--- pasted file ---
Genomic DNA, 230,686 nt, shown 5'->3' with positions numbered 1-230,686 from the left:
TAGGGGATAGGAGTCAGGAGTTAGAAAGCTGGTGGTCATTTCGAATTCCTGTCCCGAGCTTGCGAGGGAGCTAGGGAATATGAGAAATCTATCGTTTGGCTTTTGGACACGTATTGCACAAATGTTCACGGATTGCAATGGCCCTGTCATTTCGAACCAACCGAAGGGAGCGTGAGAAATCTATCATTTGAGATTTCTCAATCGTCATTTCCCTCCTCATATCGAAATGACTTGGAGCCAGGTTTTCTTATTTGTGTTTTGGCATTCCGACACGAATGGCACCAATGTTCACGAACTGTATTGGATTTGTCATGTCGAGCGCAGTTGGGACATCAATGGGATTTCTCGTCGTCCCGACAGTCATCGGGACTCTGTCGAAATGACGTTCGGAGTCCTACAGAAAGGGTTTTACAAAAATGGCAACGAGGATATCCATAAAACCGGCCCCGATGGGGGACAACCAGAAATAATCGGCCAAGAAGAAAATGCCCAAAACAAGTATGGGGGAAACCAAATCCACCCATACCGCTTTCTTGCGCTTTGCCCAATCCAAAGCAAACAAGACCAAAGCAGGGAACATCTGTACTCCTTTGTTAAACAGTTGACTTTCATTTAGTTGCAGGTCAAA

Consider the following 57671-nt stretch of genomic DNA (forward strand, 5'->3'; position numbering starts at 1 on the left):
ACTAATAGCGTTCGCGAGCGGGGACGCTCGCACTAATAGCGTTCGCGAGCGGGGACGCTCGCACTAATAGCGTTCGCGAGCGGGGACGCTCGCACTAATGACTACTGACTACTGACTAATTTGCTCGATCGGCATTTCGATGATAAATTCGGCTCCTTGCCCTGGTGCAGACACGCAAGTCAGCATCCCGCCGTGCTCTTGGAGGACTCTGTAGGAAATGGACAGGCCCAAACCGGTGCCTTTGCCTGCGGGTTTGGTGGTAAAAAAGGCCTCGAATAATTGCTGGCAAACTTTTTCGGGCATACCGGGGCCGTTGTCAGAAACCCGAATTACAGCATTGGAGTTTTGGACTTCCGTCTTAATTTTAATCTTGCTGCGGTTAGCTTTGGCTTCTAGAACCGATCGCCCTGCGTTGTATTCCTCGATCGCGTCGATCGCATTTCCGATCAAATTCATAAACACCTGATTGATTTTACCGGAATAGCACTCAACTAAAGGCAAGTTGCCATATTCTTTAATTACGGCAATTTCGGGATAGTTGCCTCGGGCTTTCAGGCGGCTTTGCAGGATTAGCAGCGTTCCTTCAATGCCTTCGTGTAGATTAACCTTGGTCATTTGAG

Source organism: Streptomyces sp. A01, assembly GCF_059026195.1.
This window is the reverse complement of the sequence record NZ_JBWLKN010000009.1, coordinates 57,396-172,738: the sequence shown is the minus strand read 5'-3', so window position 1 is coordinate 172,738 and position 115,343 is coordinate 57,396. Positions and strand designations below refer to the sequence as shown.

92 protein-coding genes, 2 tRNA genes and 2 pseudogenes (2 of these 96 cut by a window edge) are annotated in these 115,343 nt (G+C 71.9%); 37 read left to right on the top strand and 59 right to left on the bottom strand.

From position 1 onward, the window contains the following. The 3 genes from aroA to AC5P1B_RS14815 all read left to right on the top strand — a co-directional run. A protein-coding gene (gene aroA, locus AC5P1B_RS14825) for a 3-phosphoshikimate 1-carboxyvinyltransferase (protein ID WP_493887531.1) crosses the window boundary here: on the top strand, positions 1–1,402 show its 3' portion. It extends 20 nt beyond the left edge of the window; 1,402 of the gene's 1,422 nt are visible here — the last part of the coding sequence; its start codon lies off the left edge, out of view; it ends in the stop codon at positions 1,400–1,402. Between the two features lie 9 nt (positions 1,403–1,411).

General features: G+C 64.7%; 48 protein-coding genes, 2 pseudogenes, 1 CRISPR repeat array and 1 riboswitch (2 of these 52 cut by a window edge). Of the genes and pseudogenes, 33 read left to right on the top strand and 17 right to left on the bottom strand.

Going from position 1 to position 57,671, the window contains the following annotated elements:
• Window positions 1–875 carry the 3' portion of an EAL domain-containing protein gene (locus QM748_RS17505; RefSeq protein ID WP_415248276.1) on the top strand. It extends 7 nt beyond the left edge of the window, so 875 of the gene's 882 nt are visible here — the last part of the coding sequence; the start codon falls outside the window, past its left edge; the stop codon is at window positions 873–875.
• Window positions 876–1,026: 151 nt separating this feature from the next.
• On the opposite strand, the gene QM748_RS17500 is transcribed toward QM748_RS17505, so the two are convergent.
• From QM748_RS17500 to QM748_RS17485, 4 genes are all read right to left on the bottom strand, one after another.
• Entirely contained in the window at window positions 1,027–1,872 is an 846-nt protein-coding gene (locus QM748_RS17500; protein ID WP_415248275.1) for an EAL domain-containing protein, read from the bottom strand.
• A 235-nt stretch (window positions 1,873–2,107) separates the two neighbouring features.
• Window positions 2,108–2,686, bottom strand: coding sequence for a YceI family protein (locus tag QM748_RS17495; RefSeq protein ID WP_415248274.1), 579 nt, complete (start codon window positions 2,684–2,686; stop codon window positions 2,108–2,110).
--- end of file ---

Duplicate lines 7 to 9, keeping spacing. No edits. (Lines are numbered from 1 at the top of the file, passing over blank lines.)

92 protein-coding genes, 2 tRNA genes and 2 pseudogenes (2 of these 96 cut by a window edge) are annotated in these 115,343 nt (G+C 71.9%); 37 read left to right on the top strand and 59 right to left on the bottom strand.

From position 1 onward, the window contains the following. The 3 genes from aroA to AC5P1B_RS14815 all read left to right on the top strand — a co-directional run. A protein-coding gene (gene aroA, locus AC5P1B_RS14825) for a 3-phosphoshikimate 1-carboxyvinyltransferase (protein ID WP_493887531.1) crosses the window boundary here: on the top strand, positions 1–1,402 show its 3' portion. It extends 20 nt beyond the left edge of the window; 1,402 of the gene's 1,422 nt are visible here — the last part of the coding sequence; its start codon lies off the left edge, out of view; it ends in the stop codon at positions 1,400–1,402. Between the two features lie 9 nt (positions 1,403–1,411).

General features: G+C 64.7%; 48 protein-coding genes, 2 pseudogenes, 1 CRISPR repeat array and 1 riboswitch (2 of these 52 cut by a window edge). Of the genes and pseudogenes, 33 read left to right on the top strand and 17 right to left on the bottom strand.